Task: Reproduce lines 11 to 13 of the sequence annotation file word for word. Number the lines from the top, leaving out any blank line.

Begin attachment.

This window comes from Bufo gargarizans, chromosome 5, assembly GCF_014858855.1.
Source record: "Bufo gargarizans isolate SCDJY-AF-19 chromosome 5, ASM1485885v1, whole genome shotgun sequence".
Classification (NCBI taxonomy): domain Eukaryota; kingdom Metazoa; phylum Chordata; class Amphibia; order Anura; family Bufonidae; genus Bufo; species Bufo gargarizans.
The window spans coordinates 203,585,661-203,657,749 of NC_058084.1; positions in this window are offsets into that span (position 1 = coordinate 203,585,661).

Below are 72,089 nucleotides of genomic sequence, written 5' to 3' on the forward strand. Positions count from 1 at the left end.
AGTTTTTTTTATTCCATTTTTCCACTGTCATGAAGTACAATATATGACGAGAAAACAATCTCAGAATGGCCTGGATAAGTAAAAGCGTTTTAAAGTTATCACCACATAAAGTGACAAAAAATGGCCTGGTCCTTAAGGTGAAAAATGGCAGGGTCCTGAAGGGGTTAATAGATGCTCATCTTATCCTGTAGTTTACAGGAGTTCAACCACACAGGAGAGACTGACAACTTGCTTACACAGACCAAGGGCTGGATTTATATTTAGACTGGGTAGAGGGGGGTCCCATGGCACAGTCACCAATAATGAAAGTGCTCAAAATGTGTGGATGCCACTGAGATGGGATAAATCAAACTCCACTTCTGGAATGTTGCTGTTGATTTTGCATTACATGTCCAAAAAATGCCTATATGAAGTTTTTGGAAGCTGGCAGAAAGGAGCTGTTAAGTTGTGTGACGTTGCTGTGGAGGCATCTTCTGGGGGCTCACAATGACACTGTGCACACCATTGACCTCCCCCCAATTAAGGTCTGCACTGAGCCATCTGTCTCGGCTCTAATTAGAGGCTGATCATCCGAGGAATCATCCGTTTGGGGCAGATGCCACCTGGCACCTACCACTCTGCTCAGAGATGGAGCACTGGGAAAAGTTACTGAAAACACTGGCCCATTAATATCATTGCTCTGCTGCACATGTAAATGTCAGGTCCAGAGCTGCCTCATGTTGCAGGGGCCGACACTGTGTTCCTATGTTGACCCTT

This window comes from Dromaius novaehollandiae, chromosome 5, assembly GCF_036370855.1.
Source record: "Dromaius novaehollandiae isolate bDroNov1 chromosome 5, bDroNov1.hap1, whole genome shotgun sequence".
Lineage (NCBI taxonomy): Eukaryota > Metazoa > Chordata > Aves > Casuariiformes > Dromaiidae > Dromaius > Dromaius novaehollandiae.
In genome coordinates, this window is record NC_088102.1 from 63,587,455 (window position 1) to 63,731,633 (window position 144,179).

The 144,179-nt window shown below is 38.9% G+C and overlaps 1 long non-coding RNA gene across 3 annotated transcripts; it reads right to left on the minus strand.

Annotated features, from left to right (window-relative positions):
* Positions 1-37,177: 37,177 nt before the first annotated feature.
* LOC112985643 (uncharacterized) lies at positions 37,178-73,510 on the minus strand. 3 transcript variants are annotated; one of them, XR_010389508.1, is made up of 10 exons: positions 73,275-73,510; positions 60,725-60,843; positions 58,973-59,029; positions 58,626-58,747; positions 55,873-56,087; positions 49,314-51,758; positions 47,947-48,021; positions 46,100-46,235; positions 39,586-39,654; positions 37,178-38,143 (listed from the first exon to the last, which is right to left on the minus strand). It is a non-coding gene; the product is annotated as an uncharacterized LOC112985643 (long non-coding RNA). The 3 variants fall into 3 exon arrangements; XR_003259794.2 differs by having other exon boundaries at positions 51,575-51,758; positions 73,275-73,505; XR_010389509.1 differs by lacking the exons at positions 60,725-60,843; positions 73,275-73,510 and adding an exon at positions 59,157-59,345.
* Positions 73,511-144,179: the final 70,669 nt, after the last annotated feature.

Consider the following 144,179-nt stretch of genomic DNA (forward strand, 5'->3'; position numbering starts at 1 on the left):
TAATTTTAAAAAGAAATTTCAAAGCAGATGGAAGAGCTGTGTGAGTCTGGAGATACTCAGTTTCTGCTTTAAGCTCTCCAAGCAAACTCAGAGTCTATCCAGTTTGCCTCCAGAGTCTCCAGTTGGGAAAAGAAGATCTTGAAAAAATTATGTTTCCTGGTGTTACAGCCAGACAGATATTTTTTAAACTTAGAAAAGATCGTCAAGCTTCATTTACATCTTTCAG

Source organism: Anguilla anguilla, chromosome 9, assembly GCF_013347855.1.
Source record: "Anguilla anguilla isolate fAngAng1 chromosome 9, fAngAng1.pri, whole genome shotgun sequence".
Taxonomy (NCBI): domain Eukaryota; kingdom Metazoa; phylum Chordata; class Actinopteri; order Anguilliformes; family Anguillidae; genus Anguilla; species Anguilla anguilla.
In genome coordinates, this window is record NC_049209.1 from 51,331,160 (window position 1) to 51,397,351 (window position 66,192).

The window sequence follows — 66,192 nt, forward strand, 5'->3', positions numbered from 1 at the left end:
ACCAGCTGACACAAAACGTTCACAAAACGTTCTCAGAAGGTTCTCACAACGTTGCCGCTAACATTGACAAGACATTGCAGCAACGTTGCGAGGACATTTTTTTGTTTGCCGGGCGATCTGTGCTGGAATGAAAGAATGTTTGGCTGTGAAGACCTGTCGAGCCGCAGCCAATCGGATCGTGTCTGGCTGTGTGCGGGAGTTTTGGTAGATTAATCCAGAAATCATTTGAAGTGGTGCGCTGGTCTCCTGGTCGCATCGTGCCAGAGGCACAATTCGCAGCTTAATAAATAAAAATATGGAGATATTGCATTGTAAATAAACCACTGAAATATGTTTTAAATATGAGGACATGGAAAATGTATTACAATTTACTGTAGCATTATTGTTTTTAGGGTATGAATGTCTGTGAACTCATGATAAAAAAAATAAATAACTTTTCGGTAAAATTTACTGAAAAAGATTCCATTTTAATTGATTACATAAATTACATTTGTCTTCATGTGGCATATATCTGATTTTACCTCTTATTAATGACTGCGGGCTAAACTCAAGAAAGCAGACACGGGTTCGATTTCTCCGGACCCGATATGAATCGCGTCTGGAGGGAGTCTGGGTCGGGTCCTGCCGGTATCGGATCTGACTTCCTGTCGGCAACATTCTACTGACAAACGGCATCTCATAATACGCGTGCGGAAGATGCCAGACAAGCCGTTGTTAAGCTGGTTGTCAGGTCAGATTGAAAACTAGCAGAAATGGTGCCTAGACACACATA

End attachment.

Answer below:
The 144,179-nt window shown below is 38.9% G+C and overlaps 1 long non-coding RNA gene across 3 annotated transcripts; it reads right to left on the minus strand.

Annotated features, from left to right (window-relative positions):
* Positions 1-37,177: 37,177 nt before the first annotated feature.